(670 The Score) Bulls big man Lauri Markkanen wants to remain in Chicago for the long haul. That’s a sentiment he expressed on several occasions in the past and again on Tuesday, when Bulls training camp officially opened with individual workouts ahead of group activities getting started later this weekend.
Just how much does Markkanen want to sign an extension to accomplish that goal? Enough to stay on the case of his agent, Michael Lelchitski, to get a deal done before the Dec. 21 deadline for players in the 2017 draft class to sign extensions off their rookie-scale contracts.
“Like I’ve said before, I really want to be here for the long term, so I’m putting some pressure on my agent to get it done,” Markkanen said on a Zoom call Tuesday.
While admitting that, the 23-year-old Markkanen added he tries not to get too involved in the day-to-day discussions.
“I check in every now and then, but like I said, it’s not something I think of,” Markkanen said. “I don’t want to put too much effort just spending too much energy in my day thinking about things I can’t control. Of course, he kind of keeps me in the loop. I don’t know what’s going to happen. Hopefully they’re going to come to an agreement. I can’t say how likely that is.”
Markkanen’s contract situation is a tricky one. While he wants to sign an extension and his game theoretically fits the vision of the new Arturas Karnisovas-Marc Eversley regime, Markkanen is coming off a poor 2019-’20 season. He averaged 14.7 points and 6.3 rebounds while shooting 42.5% from the floor and 34.4% from 3-point range, which all represented career-low marks. He was admittedly too passive too often, even when accounting for the fact that former coach Jim Boylen’s system wasn’t best-suited for him.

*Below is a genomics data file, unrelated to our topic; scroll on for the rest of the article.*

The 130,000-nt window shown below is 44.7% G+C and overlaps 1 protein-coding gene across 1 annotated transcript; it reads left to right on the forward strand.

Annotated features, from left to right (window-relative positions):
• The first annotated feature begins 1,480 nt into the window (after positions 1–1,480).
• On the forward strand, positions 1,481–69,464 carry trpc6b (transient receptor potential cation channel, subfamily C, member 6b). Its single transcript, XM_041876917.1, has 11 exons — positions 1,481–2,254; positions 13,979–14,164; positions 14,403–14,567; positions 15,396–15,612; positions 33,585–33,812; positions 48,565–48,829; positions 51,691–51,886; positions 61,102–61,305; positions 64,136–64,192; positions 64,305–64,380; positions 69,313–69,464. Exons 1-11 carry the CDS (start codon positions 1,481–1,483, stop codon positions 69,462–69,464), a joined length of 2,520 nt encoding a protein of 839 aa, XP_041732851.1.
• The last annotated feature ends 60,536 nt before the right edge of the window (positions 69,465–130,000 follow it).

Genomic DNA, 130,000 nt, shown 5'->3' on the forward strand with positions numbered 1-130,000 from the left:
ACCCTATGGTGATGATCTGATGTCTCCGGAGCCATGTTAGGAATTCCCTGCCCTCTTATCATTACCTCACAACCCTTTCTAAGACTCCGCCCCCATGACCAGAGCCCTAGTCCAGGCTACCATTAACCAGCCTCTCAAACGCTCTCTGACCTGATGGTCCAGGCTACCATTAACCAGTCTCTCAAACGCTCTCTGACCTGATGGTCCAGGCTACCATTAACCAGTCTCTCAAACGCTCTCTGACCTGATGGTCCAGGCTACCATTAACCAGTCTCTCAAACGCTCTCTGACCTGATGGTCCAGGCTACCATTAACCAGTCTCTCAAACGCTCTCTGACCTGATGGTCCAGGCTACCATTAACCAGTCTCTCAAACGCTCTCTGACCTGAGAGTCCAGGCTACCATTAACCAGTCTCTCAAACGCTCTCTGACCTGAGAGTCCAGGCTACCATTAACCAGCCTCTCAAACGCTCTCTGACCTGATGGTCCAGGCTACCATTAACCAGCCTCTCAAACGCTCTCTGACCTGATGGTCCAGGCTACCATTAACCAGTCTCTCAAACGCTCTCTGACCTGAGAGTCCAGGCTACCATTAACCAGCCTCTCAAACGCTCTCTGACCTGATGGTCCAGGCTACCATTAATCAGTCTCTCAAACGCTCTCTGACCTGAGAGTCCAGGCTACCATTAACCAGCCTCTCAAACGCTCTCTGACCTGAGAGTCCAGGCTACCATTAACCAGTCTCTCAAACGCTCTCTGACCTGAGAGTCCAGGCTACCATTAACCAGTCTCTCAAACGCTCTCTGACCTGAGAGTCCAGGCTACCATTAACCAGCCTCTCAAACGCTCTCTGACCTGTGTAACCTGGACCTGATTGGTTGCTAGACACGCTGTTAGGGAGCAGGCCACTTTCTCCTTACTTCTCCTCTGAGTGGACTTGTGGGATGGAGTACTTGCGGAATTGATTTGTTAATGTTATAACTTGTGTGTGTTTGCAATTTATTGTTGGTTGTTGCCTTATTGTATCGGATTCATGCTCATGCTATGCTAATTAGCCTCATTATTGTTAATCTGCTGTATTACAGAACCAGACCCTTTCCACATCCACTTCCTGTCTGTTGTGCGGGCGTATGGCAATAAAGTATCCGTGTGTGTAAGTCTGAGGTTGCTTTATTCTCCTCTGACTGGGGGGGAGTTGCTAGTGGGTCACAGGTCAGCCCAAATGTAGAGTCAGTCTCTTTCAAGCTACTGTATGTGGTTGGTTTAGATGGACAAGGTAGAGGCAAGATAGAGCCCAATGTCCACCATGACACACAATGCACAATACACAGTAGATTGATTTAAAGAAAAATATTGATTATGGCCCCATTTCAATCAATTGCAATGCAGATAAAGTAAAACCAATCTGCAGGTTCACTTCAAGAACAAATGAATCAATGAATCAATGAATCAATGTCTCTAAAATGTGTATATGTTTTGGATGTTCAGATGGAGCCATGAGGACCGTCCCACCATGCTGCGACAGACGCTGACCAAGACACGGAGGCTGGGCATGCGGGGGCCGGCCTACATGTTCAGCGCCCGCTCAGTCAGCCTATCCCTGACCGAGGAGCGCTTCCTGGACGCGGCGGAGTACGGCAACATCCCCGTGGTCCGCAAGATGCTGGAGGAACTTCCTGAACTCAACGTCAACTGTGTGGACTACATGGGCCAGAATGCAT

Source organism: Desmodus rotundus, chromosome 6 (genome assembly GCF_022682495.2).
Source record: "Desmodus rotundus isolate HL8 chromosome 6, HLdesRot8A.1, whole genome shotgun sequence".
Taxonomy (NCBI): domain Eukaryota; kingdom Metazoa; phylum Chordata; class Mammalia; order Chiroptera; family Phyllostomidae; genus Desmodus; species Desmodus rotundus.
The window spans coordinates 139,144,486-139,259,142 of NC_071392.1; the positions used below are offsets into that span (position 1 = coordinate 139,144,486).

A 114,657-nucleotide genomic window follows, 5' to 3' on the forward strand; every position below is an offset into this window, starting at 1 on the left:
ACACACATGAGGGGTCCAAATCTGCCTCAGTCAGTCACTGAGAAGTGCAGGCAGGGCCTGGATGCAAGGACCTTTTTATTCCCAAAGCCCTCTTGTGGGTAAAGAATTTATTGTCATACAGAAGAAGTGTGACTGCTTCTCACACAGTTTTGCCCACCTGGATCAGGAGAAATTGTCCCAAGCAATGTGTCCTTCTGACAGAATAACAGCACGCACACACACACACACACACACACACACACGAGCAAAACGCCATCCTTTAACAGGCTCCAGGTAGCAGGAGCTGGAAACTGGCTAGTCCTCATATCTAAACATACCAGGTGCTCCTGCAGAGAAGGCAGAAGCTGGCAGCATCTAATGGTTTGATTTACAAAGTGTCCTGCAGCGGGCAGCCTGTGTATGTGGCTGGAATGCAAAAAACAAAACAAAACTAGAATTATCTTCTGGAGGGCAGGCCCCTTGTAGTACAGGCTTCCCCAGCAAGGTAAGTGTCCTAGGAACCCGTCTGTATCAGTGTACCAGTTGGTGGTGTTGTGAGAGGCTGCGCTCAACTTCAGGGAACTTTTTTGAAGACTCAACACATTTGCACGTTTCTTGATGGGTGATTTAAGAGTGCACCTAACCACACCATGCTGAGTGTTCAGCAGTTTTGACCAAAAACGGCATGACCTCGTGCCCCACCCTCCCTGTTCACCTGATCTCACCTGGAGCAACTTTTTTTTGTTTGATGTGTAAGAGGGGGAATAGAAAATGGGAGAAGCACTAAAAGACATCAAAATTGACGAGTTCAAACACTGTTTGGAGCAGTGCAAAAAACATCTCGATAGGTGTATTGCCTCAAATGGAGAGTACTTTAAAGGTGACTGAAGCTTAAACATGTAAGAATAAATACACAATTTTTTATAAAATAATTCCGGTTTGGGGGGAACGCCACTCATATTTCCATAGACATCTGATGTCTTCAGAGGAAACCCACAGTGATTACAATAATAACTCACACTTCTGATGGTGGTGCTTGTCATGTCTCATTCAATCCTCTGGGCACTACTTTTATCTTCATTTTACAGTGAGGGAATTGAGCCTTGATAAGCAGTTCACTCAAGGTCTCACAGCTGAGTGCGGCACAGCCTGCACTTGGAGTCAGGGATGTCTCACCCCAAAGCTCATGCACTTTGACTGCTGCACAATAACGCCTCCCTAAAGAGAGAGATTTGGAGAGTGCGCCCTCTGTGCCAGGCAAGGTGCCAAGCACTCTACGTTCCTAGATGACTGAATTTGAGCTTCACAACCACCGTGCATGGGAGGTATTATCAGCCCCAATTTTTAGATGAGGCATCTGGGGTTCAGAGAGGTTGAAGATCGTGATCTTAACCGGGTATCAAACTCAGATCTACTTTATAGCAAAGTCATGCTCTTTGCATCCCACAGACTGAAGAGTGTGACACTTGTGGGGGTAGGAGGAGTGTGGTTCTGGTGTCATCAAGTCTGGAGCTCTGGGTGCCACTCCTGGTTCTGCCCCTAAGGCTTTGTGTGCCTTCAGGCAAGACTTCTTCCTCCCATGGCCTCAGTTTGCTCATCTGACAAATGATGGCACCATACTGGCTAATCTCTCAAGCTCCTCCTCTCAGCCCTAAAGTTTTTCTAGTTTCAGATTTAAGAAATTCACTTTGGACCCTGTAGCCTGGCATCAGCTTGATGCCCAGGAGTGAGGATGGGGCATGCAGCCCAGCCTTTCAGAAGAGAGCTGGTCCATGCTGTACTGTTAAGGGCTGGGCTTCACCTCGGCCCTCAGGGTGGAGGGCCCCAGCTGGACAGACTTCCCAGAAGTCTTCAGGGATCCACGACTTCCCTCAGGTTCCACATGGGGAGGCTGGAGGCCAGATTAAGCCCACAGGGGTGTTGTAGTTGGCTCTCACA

Markkanen’s camp still views him as a cornerstone piece for the Bulls’ future and will want to be paid commensurately. Karnisovas and Eversley may well view him as the same way – but they could want Markkanen to prove himself on the floor in a new system before making a lucrative financial investment. If that's the case and significant disagreement in negotiations ensues, Markkanen will be bound for restricted free agency next offseason.
“That's how I kind of look at every season, to be honest,” Markkanen said when asked if this was a make-or-break season for him with the Bulls. “I have to go out there and perform at a high level consistently. That’s what I got to do. Obviously, I see the other guys (in my draft class) getting (extensions), but like I said, I’m not worried about that. I'm going into the season with high expectations no matter what happened last year, and I'm really motivated to get out there and perform at a high level.
“Just control what I can control. I’m going in every day just working as hard as I can and just be aggressive on the floor and do what I can do to make the team better. I'll let my agent and front office work on the contract side, so I’m not even worried about that. I’m just worried about what’s going on on the floor.”
Bulls executive vice president of basketball operations Arturas Karnisovas expressed a similar optimistic tone when discussing Markkanen's future.
"We like Lauri and we would like him to be part of this organization for a long time, so the conversations will continue until the season starts, the deadline is when the season starts," Karnisovas said. "We're going to make every effort to get this done."
Regardless of how the situation plays out in the next few weeks, Markkanen does believe he’s ready to take a leap forward in new coach Billy Donovan’s system. If he does, he should get paid handsomely, even if it takes until next summer to reach the agreement.
“We’ve been working a lot, just putting some offense in,” Markkanen said. “I like the movement we’ve been having, and I feel like guys are in different spots. We’ve been playing a lot, and I feel like everybody is involved, so I’m excited.”
Cody Westerlund is a sports editor for 670TheScore.com and covers the Bulls. Follow him on Twitter @CodyWesterlund.